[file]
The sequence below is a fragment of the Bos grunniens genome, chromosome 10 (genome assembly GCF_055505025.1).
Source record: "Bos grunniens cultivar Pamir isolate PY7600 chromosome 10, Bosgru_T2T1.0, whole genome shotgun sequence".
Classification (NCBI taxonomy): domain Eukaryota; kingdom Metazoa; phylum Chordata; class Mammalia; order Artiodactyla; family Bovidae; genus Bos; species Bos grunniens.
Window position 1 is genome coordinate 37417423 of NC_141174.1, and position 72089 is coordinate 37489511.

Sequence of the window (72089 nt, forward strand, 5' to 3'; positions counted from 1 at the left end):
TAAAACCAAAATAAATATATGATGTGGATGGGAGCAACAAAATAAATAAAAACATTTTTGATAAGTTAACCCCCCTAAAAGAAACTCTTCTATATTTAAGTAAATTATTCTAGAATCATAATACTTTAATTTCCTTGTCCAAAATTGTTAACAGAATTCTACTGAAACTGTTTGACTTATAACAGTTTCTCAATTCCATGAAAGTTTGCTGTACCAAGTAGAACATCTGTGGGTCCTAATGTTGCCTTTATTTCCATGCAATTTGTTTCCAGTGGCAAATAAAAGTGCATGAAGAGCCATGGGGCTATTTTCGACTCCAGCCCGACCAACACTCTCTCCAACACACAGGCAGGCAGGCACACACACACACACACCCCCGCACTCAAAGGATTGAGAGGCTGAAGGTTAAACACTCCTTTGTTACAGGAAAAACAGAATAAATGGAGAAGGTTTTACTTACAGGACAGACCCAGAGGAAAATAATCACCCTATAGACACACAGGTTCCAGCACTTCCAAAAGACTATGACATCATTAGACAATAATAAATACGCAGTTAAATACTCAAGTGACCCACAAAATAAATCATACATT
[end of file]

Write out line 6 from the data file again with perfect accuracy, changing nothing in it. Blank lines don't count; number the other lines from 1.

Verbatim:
TAAAACCAAAATAAATATATGATGTGGATGGGAGCAACAAAATAAATAAAAACATTTTTGATAAGTTAACCCCCCTAAAAGAAACTCTTCTATATTTAAGTAAATTATTCTAGAATCATAATACTTTAATTTCCTTGTCCAAAATTGTTAACAGAATTCTACTGAAACTGTTTGACTTATAACAGTTTCTCAATTCCATGAAAGTTTGCTGTACCAAGTAGAACATCTGTGGGTCCTAATGTTGCCTTTATTTCCATGCAATTTGTTTCCAGTGGCAAATAAAAGTGCATGAAGAGCCATGGGGCTATTTTCGACTCCAGCCCGACCAACACTCTCTCCAACACACAGGCAGGCAGGCACACACACACACACACCCCCGCACTCAAAGGATTGAGAGGCTGAAGGTTAAACACTCCTTTGTTACAGGAAAAACAGAATAAATGGAGAAGGTTTTACTTACAGGACAGACCCAGAGGAAAATAATCACCCTATAGACACACAGGTTCCAGCACTTCCAAAAGACTATGACATCATTAGACAATAATAAATACGCAGTTAAATACTCAAGTGACCCACAAAATAAATCATACATT